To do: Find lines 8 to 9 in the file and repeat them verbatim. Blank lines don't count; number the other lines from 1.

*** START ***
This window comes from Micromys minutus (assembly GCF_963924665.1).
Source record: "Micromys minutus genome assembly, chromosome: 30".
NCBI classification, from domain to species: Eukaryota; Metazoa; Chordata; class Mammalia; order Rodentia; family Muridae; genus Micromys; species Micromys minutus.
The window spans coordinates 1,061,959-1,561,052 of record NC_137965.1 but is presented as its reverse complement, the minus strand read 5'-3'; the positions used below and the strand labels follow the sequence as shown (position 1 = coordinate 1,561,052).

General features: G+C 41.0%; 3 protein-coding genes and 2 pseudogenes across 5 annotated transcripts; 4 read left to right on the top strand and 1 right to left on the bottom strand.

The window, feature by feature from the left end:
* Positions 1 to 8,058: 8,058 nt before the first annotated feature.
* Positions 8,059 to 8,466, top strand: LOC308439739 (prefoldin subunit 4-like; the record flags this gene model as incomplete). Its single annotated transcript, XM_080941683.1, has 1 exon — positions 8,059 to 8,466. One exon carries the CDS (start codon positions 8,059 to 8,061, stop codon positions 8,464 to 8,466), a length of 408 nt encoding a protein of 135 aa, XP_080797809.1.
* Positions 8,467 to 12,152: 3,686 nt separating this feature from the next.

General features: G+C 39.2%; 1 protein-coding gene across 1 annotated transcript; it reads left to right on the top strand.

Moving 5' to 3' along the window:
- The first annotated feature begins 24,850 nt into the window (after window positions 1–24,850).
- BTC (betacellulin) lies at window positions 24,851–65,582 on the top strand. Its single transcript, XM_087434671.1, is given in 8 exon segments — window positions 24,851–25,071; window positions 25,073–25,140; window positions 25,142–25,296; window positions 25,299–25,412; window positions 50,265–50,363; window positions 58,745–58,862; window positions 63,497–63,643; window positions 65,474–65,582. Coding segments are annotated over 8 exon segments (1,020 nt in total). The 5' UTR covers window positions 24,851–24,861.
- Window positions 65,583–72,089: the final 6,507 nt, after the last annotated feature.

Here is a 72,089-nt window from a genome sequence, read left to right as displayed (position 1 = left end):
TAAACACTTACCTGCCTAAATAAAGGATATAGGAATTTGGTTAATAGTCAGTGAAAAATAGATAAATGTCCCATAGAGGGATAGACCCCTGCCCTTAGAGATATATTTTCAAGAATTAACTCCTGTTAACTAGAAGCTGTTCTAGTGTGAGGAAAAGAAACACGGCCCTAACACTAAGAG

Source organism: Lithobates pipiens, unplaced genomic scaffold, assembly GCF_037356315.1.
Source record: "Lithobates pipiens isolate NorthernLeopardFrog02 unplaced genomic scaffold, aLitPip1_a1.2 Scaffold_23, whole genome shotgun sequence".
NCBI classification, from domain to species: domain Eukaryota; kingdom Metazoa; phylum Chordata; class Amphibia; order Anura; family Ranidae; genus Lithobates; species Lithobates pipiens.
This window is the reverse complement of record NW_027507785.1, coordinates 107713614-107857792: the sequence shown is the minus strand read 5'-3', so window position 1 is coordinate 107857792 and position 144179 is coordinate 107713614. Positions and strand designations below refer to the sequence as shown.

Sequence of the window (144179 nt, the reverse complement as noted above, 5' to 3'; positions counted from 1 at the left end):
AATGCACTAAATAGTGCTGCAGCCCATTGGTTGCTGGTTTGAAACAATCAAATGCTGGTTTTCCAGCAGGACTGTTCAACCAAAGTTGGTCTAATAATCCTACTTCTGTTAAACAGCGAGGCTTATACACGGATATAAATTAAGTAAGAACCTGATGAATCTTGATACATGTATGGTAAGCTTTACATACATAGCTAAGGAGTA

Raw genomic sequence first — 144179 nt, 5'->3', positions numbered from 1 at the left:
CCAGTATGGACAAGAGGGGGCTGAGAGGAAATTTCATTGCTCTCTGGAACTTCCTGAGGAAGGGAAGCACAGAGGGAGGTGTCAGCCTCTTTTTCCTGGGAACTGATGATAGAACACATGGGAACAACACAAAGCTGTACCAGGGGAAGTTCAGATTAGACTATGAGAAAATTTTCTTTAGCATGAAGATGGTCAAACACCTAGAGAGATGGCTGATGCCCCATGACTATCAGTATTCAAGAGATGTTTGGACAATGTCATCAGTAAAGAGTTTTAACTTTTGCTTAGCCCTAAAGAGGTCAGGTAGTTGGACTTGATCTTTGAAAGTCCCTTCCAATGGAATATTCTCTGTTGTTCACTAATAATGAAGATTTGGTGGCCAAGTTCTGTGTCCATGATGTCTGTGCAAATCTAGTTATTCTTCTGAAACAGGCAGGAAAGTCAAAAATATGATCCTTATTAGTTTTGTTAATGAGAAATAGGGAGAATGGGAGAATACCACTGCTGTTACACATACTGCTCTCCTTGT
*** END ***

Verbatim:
* Positions 8,059 to 8,466, top strand: LOC308439739 (prefoldin subunit 4-like; the record flags this gene model as incomplete). Its single annotated transcript, XM_080941683.1, has 1 exon — positions 8,059 to 8,466. One exon carries the CDS (start codon positions 8,059 to 8,061, stop codon positions 8,464 to 8,466), a length of 408 nt encoding a protein of 135 aa, XP_080797809.1.
* Positions 8,467 to 12,152: 3,686 nt separating this feature from the next.